The Yangtze giant softshell turtle (Rafetus swinhoei) is native to the Red River of China and parts of Vietnam. This is why it is also called the Red River turtle. Unfortunately, this animal has lost a large part of its habitat to the massive infrastructure development in China. And it continues to lose more, especially as China builds more dams.

Only three Yangtze giant softshell turtles were left in the world as of 2017. A male and female pair are held at Suzhou Zoo, China, while the third lives in Dong Mo Lake in Vietnam. The sex of the third is unknown because the turtles are naturally elusive, making them difficult to spot and observe.

Besides the loss of habitat, the Yangtze giant softshell turtle also suffers a declining population that is caused by poachers killing them for their eggs, meat, and skin. Poaching has actually caused a decline in the population of every other turtle species across the world.[5]

The Yangtze giant softshell turtle got a population boost in 2018 after a wild turtle was found in Xuan Khanh Lake in Vietnam. There may be even more as locals living around China’s Red River have reported spotting one or two turtles.


5 Hainan Gibbon

Photo credit: earth.com

The Hainan gibbon (Nomascus hainanus) is the world’s rarest primate. Only 25 are left in the wild. They are cramped into a pitiable 2-square-kilometer (0.8 mi2) area of Bawangling National Nature Reserve on Hainan Island in the South China Sea.

The Hainan gibbon suffered a massive population decline after losing most of its habitat to deforestation. Poachers also took their toll on its population as the animals were widely hunted for food, for their supposed medicinal properties, or just to be sold as pets.

The massive population loss has led to inbreeding and a decline in general health. Almost every gibbon on the island is related. Curiously, the Hainan gibbon is not the only gibbon at risk of extinction. Eighteen of their 19 species are endangered.[6]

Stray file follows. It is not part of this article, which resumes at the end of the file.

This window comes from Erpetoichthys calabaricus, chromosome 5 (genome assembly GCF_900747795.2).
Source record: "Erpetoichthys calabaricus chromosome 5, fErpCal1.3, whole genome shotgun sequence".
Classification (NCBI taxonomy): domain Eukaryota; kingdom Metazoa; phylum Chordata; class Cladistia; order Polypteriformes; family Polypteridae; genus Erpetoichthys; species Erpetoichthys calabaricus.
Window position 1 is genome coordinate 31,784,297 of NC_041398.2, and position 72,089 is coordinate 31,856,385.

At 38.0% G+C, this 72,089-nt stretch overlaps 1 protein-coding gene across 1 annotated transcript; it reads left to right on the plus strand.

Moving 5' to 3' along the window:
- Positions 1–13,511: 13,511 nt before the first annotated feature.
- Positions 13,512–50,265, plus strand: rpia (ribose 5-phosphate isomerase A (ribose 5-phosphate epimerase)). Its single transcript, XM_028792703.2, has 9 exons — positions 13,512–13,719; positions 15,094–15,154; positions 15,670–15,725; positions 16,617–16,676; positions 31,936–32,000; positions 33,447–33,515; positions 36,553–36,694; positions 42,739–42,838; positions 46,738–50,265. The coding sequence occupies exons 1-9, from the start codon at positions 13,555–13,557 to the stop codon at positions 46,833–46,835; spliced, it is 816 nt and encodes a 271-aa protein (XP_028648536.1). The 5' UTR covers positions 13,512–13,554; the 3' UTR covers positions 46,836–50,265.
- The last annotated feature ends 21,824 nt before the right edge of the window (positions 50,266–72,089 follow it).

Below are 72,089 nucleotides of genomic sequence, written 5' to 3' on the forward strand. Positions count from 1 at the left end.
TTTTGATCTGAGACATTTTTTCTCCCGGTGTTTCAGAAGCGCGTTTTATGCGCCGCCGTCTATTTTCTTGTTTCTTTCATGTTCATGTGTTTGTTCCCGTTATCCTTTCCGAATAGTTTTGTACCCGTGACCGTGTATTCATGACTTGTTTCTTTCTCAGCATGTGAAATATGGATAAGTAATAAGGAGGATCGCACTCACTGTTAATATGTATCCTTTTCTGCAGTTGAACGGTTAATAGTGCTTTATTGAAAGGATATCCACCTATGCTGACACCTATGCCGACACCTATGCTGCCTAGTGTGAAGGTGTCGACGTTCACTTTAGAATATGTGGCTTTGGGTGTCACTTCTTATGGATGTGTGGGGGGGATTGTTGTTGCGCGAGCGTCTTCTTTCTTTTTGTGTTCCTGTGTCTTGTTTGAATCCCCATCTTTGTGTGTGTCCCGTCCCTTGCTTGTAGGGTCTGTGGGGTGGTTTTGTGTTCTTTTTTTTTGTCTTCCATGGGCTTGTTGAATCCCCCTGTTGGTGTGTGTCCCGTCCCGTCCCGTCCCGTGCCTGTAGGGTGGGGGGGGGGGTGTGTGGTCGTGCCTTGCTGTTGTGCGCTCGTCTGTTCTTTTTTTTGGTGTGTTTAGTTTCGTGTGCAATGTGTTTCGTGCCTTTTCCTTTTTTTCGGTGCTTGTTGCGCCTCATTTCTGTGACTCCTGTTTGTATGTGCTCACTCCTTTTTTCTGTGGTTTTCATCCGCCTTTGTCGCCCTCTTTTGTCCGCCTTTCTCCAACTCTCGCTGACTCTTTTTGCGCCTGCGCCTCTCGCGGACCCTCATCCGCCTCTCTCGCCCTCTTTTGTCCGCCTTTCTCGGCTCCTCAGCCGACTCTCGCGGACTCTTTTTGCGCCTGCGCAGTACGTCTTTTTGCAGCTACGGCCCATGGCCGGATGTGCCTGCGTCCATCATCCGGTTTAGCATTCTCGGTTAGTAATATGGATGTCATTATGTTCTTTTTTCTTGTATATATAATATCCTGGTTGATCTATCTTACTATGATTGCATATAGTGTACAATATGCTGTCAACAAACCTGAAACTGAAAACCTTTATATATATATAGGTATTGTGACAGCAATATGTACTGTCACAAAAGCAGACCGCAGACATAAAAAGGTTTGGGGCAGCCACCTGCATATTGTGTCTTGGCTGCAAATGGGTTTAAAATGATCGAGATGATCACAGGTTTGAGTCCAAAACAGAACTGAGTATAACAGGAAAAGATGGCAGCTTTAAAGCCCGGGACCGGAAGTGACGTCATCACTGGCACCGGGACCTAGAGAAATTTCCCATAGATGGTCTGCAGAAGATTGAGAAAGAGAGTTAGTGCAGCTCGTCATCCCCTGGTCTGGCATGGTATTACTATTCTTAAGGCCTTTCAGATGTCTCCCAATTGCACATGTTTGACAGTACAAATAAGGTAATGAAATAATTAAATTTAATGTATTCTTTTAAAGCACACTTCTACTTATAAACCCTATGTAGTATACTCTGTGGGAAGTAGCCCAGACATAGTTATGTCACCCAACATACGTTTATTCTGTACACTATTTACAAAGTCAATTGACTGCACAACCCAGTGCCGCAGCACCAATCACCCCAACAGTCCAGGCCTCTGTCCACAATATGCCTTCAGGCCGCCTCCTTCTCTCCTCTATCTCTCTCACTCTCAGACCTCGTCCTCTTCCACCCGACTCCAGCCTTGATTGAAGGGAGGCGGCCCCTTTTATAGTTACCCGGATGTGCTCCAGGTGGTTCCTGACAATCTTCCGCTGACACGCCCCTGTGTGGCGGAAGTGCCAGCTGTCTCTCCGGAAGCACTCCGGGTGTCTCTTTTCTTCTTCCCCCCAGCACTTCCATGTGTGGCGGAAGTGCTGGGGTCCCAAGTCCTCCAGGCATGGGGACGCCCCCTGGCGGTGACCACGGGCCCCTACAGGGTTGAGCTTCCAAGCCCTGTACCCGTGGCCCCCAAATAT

4 Sehuencas Water Frog

Photo credit: Smithsonian Magazine

The Sehuencas water frog is native to the cloud forests of Bolivia. In recent years, the frog has suffered a population decline after losing large areas of its habitat to pollution and climate change. The loss of population has been worsened by the deadly Chytrid fungus and an invasive trout fish that eats the frog’s eggs.

There are only six Sehuencas water frogs left in the world. Interestingly, five of them were found recently. There was only one Sehuencas water frog left as of February 14, 2018. He was named Romeo and was called “the world’s loneliest frog.”

Romeo was alone until Match.com, the Global Wildlife Conservation, and the Museo de Historia Natural Alcide d’Orbigny decided to raise funds for an expedition to find a partner for the frog. It started with Match.com creating a profile for Romeo. This raised awareness and the needed funds for the expedition.

The expedition team found five more frogs. Two were male, and three were female. Each female was paired with a male, including the third which was paired with Romeo. She was called Juliet.[7]

3 Marsican Brown Bear

Photo credit: Marco Tersigni